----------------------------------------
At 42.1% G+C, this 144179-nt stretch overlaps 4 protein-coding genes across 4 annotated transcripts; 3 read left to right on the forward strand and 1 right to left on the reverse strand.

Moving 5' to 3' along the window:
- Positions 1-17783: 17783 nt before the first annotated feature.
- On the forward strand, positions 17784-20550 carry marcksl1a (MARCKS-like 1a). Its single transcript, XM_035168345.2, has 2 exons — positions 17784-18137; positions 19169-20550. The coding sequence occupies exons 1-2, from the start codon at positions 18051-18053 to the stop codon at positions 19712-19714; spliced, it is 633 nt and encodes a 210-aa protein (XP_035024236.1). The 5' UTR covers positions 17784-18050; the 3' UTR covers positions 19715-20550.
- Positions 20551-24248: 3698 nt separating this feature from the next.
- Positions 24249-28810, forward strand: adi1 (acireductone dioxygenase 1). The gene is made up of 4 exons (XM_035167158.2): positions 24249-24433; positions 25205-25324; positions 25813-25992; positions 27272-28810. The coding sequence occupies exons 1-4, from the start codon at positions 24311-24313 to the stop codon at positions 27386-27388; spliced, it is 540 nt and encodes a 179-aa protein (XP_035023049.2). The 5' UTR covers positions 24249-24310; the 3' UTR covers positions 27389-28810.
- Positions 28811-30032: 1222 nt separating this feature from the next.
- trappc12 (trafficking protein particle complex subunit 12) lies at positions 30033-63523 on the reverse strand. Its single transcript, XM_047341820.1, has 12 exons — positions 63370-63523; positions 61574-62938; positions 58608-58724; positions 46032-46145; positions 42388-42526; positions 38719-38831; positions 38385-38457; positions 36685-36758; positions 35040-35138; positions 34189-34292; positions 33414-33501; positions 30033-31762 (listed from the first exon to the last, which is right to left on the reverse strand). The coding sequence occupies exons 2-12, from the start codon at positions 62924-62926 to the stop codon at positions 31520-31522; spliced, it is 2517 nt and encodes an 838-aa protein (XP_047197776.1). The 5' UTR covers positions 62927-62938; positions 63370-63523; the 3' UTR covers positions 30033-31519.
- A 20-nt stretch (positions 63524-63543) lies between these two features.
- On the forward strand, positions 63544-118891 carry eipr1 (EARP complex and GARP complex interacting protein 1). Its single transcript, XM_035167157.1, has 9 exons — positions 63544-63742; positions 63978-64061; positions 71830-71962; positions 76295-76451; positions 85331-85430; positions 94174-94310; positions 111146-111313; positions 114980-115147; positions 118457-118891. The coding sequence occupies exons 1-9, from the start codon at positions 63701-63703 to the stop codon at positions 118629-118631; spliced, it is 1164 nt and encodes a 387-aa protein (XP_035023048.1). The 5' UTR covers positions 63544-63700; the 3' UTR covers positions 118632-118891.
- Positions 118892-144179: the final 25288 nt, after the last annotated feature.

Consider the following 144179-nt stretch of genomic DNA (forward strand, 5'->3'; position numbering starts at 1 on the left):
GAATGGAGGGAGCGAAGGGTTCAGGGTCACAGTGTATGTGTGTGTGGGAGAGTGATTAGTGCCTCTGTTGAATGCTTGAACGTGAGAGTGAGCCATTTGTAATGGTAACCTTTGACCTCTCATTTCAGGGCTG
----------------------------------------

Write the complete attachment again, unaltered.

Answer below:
At 42.1% G+C, this 144179-nt stretch overlaps 4 protein-coding genes across 4 annotated transcripts; 3 read left to right on the forward strand and 1 right to left on the reverse strand.

Moving 5' to 3' along the window:
- Positions 1-17783: 17783 nt before the first annotated feature.
- On the forward strand, positions 17784-20550 carry marcksl1a (MARCKS-like 1a). Its single transcript, XM_035168345.2, has 2 exons — positions 17784-18137; positions 19169-20550. The coding sequence occupies exons 1-2, from the start codon at positions 18051-18053 to the stop codon at positions 19712-19714; spliced, it is 633 nt and encodes a 210-aa protein (XP_035024236.1). The 5' UTR covers positions 17784-18050; the 3' UTR covers positions 19715-20550.
- Positions 20551-24248: 3698 nt separating this feature from the next.
- Positions 24249-28810, forward strand: adi1 (acireductone dioxygenase 1). The gene is made up of 4 exons (XM_035167158.2): positions 24249-24433; positions 25205-25324; positions 25813-25992; positions 27272-28810. The coding sequence occupies exons 1-4, from the start codon at positions 24311-24313 to the stop codon at positions 27386-27388; spliced, it is 540 nt and encodes a 179-aa protein (XP_035023049.2). The 5' UTR covers positions 24249-24310; the 3' UTR covers positions 27389-28810.
- Positions 28811-30032: 1222 nt separating this feature from the next.
- trappc12 (trafficking protein particle complex subunit 12) lies at positions 30033-63523 on the reverse strand. Its single transcript, XM_047341820.1, has 12 exons — positions 63370-63523; positions 61574-62938; positions 58608-58724; positions 46032-46145; positions 42388-42526; positions 38719-38831; positions 38385-38457; positions 36685-36758; positions 35040-35138; positions 34189-34292; positions 33414-33501; positions 30033-31762 (listed from the first exon to the last, which is right to left on the reverse strand). The coding sequence occupies exons 2-12, from the start codon at positions 62924-62926 to the stop codon at positions 31520-31522; spliced, it is 2517 nt and encodes an 838-aa protein (XP_047197776.1). The 5' UTR covers positions 62927-62938; positions 63370-63523; the 3' UTR covers positions 30033-31519.
- A 20-nt stretch (positions 63524-63543) lies between these two features.
- On the forward strand, positions 63544-118891 carry eipr1 (EARP complex and GARP complex interacting protein 1). Its single transcript, XM_035167157.1, has 9 exons — positions 63544-63742; positions 63978-64061; positions 71830-71962; positions 76295-76451; positions 85331-85430; positions 94174-94310; positions 111146-111313; positions 114980-115147; positions 118457-118891. The coding sequence occupies exons 1-9, from the start codon at positions 63701-63703 to the stop codon at positions 118629-118631; spliced, it is 1164 nt and encodes a 387-aa protein (XP_035023048.1). The 5' UTR covers positions 63544-63700; the 3' UTR covers positions 118632-118891.
- Positions 118892-144179: the final 25288 nt, after the last annotated feature.

Consider the following 144179-nt stretch of genomic DNA (forward strand, 5'->3'; position numbering starts at 1 on the left):
GAATGGAGGGAGCGAAGGGTTCAGGGTCACAGTGTATGTGTGTGTGGGAGAGTGATTAGTGCCTCTGTTGAATGCTTGAACGTGAGAGTGAGCCATTTGTAATGGTAACCTTTGACCTCTCATTTCAGGGCTG